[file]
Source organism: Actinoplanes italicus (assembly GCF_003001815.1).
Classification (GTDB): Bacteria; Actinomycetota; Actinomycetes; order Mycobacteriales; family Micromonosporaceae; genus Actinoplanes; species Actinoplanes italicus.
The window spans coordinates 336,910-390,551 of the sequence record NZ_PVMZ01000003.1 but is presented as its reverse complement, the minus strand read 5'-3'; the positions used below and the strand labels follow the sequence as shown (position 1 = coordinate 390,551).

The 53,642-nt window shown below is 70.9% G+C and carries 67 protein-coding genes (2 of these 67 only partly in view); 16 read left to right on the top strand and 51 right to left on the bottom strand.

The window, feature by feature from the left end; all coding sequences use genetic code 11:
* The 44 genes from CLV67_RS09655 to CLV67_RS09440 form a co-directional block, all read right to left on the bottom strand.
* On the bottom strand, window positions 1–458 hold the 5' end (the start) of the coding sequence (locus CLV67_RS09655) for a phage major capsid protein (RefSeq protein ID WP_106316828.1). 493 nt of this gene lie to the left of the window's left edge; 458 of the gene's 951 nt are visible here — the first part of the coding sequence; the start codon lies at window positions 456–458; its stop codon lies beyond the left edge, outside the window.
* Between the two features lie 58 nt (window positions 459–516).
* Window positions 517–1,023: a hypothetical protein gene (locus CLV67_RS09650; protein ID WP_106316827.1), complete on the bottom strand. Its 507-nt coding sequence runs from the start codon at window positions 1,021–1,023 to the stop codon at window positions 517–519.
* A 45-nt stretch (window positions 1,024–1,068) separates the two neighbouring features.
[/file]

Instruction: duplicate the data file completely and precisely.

Source organism: Actinoplanes italicus (assembly GCF_003001815.1).
Classification (GTDB): Bacteria; Actinomycetota; Actinomycetes; order Mycobacteriales; family Micromonosporaceae; genus Actinoplanes; species Actinoplanes italicus.
The window spans coordinates 336,910-390,551 of the sequence record NZ_PVMZ01000003.1 but is presented as its reverse complement, the minus strand read 5'-3'; the positions used below and the strand labels follow the sequence as shown (position 1 = coordinate 390,551).

The 53,642-nt window shown below is 70.9% G+C and carries 67 protein-coding genes (2 of these 67 only partly in view); 16 read left to right on the top strand and 51 right to left on the bottom strand.

The window, feature by feature from the left end; all coding sequences use genetic code 11:
* The 44 genes from CLV67_RS09655 to CLV67_RS09440 form a co-directional block, all read right to left on the bottom strand.
* On the bottom strand, window positions 1–458 hold the 5' end (the start) of the coding sequence (locus CLV67_RS09655) for a phage major capsid protein (RefSeq protein ID WP_106316828.1). 493 nt of this gene lie to the left of the window's left edge; 458 of the gene's 951 nt are visible here — the first part of the coding sequence; the start codon lies at window positions 456–458; its stop codon lies beyond the left edge, outside the window.
* Between the two features lie 58 nt (window positions 459–516).
* Window positions 517–1,023: a hypothetical protein gene (locus CLV67_RS09650; protein ID WP_106316827.1), complete on the bottom strand. Its 507-nt coding sequence runs from the start codon at window positions 1,021–1,023 to the stop codon at window positions 517–519.
* A 45-nt stretch (window positions 1,024–1,068) separates the two neighbouring features.